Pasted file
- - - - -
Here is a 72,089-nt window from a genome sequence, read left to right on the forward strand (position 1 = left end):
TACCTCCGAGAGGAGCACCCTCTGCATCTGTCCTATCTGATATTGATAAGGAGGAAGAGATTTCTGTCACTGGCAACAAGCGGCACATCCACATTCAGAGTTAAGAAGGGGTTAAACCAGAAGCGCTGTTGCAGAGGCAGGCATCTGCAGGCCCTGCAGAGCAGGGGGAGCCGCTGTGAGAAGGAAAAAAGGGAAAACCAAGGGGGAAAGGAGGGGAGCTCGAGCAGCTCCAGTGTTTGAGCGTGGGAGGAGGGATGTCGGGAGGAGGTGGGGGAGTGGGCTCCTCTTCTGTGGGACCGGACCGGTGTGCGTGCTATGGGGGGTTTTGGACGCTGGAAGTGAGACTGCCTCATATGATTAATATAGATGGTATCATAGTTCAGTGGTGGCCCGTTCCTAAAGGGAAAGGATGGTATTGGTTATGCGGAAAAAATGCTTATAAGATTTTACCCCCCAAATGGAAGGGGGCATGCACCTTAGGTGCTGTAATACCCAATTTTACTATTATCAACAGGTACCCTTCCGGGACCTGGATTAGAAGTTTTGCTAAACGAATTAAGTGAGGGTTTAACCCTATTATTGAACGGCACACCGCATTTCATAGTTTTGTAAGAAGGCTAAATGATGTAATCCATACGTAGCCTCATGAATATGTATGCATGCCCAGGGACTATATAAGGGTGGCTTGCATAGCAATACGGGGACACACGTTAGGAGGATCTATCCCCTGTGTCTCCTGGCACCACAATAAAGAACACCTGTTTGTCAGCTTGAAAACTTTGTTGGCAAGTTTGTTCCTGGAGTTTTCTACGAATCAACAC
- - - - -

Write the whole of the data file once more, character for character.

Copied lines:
Here is a 72,089-nt window from a genome sequence, read left to right on the forward strand (position 1 = left end):
TACCTCCGAGAGGAGCACCCTCTGCATCTGTCCTATCTGATATTGATAAGGAGGAAGAGATTTCTGTCACTGGCAACAAGCGGCACATCCACATTCAGAGTTAAGAAGGGGTTAAACCAGAAGCGCTGTTGCAGAGGCAGGCATCTGCAGGCCCTGCAGAGCAGGGGGAGCCGCTGTGAGAAGGAAAAAAGGGAAAACCAAGGGGGAAAGGAGGGGAGCTCGAGCAGCTCCAGTGTTTGAGCGTGGGAGGAGGGATGTCGGGAGGAGGTGGGGGAGTGGGCTCCTCTTCTGTGGGACCGGACCGGTGTGCGTGCTATGGGGGGTTTTGGACGCTGGAAGTGAGACTGCCTCATATGATTAATATAGATGGTATCATAGTTCAGTGGTGGCCCGTTCCTAAAGGGAAAGGATGGTATTGGTTATGCGGAAAAAATGCTTATAAGATTTTACCCCCCAAATGGAAGGGGGCATGCACCTTAGGTGCTGTAATACCCAATTTTACTATTATCAACAGGTACCCTTCCGGGACCTGGATTAGAAGTTTTGCTAAACGAATTAAGTGAGGGTTTAACCCTATTATTGAACGGCACACCGCATTTCATAGTTTTGTAAGAAGGCTAAATGATGTAATCCATACGTAGCCTCATGAATATGTATGCATGCCCAGGGACTATATAAGGGTGGCTTGCATAGCAATACGGGGACACACGTTAGGAGGATCTATCCCCTGTGTCTCCTGGCACCACAATAAAGAACACCTGTTTGTCAGCTTGAAAACTTTGTTGGCAAGTTTGTTCCTGGAGTTTTCTACGAATCAACAC